Here's a fun thing to do for Halloween!    I'm part of the cast for the latest old time radio performance at the Great Escape Stage Company in Marshall.  Come out and be part of the fun!

Two strange tales from the days of classic radio will be brought to vivid life on the stage of the Great Escape Stage Company during the week of Halloween. The two-part evening of “Chilling Radio Theater” will feature live re-creations of original radio scripts for “The House in Cypress Canyon” from 1946 and “The Day the Earth Stood Still” from 1954, said Randy Lake, Great Escape's artistic director and producer.

Performances will be at 8 p.m. Wednesday, Oct. 28, through Saturday, Oct. 31 – Halloween night. A matinee performance also is planned at 3 p.m. Saturday, Oct. 31. For tickets, call (269) 781-2700. See more information about the theater at greatescapestagecompany.com.

One of the all-time classics of horror radio, “The House in Cypress Canyon” was first aired nearly six decades ago as part of the series known as “Suspense!” The original broadcast featured the well-known film actors Robert Taylor and Howard Duff. According to the Wikipedia entry for this classic radio story, the episode is “consistently cited as one of the most terrifying programs broadcast during radio's Golden Age.” The Great Escape production will feature Alan Elliott as Jim and Colleen Clement as Ellen, a couple who move into a new California home only to discover that sinister forces appear to stalk the grounds. Also in the cast are Morris Arvoy, Tim Collins, Tamara Hicks-Syron, Cameron Lake and Gary Reed.

“We're going to have a lot of fun with 'The House in Cypress Canyon' because it's perfect for the Halloween season – a real creeper, so you can expect some genuine chills,” said John Sherwood, the show's script editor and director. “But we hope to pull out all the stops for the evening's second act,” he added. “That's when we'll serve up 'The Day the Earth Stood Still' – and it's hard for me to convey how excited I am about staging this classic science-fiction story at Great Escape.”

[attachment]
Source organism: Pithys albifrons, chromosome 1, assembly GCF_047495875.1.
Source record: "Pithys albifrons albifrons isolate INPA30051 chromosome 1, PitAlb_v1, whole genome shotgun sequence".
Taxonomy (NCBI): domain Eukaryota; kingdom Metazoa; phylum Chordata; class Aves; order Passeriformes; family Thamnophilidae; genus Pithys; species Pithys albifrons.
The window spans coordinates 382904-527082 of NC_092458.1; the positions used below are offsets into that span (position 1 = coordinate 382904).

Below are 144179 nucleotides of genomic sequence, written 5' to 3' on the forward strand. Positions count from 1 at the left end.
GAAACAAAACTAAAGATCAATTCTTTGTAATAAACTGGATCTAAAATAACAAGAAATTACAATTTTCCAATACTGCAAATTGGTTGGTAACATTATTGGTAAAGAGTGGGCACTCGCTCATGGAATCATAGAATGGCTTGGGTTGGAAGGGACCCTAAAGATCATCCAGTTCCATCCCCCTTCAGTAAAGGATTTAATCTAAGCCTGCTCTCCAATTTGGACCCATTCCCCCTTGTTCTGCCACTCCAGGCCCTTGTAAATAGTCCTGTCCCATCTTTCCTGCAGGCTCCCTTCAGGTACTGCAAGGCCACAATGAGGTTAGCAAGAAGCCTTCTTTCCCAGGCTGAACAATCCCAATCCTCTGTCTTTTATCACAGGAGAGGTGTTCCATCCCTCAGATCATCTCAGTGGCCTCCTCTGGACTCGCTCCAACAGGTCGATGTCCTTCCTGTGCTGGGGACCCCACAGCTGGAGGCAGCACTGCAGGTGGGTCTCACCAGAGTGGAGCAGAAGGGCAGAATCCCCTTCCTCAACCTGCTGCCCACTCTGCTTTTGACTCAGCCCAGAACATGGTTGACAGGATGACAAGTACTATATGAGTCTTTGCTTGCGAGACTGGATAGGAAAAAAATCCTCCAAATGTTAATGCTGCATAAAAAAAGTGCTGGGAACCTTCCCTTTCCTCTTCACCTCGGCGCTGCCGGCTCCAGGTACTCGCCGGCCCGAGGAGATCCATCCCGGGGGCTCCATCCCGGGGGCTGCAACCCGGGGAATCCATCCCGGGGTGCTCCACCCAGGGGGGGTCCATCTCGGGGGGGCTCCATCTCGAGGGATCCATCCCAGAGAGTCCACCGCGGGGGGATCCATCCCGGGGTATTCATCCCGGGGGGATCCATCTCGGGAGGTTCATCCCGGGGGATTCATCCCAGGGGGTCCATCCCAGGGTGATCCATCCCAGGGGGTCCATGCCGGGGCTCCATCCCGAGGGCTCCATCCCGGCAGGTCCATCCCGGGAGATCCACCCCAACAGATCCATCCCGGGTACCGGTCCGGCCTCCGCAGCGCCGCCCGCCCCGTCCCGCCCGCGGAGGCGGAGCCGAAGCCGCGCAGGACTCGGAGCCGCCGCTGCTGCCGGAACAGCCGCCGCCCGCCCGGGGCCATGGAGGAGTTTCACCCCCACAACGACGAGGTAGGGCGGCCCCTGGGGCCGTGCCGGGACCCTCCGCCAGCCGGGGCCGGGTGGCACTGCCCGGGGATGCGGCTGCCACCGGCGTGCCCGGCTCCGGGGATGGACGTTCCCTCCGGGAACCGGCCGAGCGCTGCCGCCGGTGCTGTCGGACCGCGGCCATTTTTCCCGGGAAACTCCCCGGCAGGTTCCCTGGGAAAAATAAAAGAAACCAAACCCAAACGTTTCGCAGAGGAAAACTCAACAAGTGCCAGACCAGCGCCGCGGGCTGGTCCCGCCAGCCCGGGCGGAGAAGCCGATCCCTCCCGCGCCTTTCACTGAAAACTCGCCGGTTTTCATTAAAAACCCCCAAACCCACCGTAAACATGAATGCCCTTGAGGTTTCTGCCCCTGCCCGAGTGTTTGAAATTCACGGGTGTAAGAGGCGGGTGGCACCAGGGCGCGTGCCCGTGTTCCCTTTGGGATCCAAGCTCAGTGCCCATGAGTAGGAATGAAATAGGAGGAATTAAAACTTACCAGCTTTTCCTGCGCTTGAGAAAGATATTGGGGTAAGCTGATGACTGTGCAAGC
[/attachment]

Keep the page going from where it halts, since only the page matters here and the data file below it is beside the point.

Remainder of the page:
Film buffs are familiar with the famous movie under the same title, released in 1951 and starring Michael Rennie and Patricia Neal, Sherwood said. The story relates a visit to Washington, D.C., by a seemingly all-powerful space alien and a gigantic, laser-armed robot. “I've loved the movie since I first saw it when I was 10 years old, and it's still regarded as one of the greatest science-fiction films ever made,” Sherwood said. “What's not well known is the fact that – just a few years after the movie premiered – the Lux Radio Theater broadcast a radio dramatization of the story, in early January of 1954 on the CBS Radio Network.”

In the radio version, Rennie reprised his role as the alien visitor Klaatu, and on radio Jean Peters portrayed Helen, the woman who comes to trust him. The Great Escape production will feature Arvoy as Klaatu; Clement as Helen; Sherwood as Helen's untrusting boyfriend; Reed as Professor Barnhardt; and Elliott, Collins, Hicks-Syron and Cameron Lake in several supporting roles. “We're offering a fond reshaping of this long-forgotten radio drama, much as it was originally presented,” said Sherwood, who is directing the script that he also revised and edited for modern audiences. “However, our version will be augmented to bring it a bit closer to the mood and style of the original film, including Bernard Herrmann's incredible, ground-breaking music.”

Cast members also will be responsible for creating a broad range of strange – often bizarre – sound effects and voices that both scripts call for, Sherwood and Randy Lake said. Audiences will be able to see the often strange and unexpected materials that are used to generate the unusually evocative sounds. “We love doing these 'live' radio shows because they allow the audiences to exercise their own imaginations,” Lake said. “The real 'special effects' are always right there, and they're usually better than anything you might possibly see on screen.”

Great Escape Stage Company at 155 W. Michigan Ave. has been in operation since late 2011, and since then has staged 37 plays, musicals, cabaret productions and “live radio” shows. The company recently received a Wilde Aware for its sound design for last year's “live radio” production of “It's a Wonderful Life.”